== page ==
As the visit came to an end, Donna offered her famous sorrel punch, a popular Caribbean drink that can often be mixed with juices of other fruits. We talked about the joys and challenges of business ownership and what it was like to open a business on the often-overlooked Phillips Avenue corridor. 

“We are delighted to be here and chose this location over a few others. The neighborhood and community have reached out to us and our desire is to reach back out and invest in them.” She also shared plans for a Caribbean-style carnival event in the summer of this year where they hope to invite other restauranteurs and community artists to put on a family-friendly event for the entire neighborhood.

The owners and staff of Calypso Mama are taking it slow. Open on Wednesday-Sunday, they have a daily buffet that consists of their standard items, like stewed and curried chicken, rice and peas, curried potatoes, cabbage and more. Made to order meals like pepper shrimp, jerk chicken, goat, and oxtail round out the menu.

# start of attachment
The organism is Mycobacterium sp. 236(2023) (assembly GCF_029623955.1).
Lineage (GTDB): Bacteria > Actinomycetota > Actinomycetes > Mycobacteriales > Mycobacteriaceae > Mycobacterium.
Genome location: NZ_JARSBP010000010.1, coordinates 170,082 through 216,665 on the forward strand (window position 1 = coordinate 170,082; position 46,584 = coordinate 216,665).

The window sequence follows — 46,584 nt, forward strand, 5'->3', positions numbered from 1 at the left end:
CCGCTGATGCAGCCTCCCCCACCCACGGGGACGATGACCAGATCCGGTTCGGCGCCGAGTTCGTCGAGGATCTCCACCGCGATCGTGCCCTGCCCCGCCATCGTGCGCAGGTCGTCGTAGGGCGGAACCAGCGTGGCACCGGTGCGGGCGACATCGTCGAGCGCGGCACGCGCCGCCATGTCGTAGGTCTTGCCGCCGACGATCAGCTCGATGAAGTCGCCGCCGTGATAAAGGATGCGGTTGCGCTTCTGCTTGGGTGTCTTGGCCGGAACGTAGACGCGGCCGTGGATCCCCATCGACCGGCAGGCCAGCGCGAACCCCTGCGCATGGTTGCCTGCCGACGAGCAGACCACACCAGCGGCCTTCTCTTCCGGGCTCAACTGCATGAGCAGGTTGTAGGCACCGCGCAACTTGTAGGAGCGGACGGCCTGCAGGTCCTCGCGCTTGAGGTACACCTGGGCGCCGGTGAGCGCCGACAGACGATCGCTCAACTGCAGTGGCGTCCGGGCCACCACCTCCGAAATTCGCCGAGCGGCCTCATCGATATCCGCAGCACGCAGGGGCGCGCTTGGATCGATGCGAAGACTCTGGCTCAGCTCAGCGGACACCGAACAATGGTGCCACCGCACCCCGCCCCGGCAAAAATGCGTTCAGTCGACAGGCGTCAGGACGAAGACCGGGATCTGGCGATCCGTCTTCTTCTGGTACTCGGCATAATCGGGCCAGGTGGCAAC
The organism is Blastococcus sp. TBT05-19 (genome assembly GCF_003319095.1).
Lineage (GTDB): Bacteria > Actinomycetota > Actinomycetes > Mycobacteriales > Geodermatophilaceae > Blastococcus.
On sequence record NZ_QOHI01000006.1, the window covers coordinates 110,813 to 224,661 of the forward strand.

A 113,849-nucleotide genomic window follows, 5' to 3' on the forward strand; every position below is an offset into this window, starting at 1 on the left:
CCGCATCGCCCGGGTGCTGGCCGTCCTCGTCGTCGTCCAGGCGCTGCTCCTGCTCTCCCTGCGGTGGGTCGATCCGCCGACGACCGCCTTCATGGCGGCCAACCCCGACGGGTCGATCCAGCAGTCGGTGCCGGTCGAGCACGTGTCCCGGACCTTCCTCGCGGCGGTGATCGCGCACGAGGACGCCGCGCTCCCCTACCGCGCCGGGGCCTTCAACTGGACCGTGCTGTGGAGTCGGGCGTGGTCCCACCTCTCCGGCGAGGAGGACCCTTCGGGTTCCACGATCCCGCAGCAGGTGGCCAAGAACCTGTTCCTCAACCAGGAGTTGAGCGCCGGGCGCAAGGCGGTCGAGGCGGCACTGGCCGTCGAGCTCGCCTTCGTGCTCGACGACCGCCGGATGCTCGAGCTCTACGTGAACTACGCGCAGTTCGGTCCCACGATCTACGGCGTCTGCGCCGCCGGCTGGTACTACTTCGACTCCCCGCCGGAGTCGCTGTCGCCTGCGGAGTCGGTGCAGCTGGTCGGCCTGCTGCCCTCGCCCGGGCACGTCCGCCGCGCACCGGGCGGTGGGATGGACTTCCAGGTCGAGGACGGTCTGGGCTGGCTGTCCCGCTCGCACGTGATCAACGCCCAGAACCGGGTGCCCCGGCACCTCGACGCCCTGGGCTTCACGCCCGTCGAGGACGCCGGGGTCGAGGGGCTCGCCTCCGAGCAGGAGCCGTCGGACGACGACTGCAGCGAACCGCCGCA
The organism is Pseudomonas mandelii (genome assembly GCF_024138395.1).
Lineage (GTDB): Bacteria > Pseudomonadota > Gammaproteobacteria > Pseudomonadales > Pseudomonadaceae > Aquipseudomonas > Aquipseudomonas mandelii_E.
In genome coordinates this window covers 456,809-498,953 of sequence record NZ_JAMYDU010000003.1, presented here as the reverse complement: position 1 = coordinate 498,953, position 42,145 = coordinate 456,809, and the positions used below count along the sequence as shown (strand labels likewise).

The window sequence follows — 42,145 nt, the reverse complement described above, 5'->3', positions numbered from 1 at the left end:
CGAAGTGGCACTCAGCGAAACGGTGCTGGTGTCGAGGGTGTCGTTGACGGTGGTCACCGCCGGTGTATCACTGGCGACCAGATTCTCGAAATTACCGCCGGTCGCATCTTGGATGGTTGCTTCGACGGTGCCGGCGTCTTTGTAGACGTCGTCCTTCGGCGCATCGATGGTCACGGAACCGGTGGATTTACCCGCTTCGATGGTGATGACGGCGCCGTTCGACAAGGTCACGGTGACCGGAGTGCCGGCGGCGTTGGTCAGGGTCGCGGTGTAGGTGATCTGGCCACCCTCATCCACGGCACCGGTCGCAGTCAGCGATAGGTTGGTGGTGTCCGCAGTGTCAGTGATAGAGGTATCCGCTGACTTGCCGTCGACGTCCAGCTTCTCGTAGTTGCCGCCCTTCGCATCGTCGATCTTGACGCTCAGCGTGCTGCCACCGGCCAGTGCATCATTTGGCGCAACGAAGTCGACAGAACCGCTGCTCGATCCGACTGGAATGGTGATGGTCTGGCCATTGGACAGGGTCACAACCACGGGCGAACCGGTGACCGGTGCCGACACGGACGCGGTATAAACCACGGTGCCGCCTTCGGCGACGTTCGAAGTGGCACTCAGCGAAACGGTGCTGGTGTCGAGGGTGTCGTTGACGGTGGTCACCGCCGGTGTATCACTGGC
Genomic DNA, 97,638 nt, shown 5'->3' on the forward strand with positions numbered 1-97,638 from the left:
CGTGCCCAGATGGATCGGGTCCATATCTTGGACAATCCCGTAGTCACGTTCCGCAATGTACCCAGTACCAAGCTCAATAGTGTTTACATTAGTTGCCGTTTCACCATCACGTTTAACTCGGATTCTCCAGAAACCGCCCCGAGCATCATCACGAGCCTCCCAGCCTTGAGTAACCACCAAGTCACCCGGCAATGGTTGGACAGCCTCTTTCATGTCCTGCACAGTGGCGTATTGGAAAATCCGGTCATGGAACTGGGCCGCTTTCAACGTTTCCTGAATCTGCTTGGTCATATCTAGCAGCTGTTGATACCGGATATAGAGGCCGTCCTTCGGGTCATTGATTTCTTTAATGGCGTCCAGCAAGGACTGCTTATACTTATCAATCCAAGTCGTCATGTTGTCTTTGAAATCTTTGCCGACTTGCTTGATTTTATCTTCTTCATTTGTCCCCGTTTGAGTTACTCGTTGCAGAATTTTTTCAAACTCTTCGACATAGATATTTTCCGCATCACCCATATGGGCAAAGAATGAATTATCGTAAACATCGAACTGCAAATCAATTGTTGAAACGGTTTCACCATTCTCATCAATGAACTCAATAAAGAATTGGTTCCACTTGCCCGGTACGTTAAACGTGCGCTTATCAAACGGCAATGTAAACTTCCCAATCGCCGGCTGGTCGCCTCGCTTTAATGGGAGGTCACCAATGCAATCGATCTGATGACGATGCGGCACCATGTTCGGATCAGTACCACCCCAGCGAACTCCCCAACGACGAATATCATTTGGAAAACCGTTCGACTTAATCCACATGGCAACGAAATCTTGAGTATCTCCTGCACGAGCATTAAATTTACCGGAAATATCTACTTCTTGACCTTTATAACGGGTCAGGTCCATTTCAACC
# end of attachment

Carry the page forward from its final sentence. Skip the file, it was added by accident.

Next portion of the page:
Be sure to check out the roti wrap, traditional Caribbean street food, featuring a homemade wheat tortilla stuffed with your choice of meat and veggies. Their catering operations serves everything from family and community gatherings to weddings. An event space adjoining the restaurant is available for booking as well. They have a recipe for success and Greensboro’s food scene is richer for it.

Photography by

Ashley Johnson
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About the author

Lamar Gibson is passionate about social justice and food. He volunteers for the Renaissance Community Cooperative and travels around the country in search of the next best culinary adventure.

About the photographer

Ashley Johnson is a Winston-Salem-based photographer who tells stories on southern femininity and color identity. She also freelances as a creative consultant for local businesses throughout her home town. Learn more here.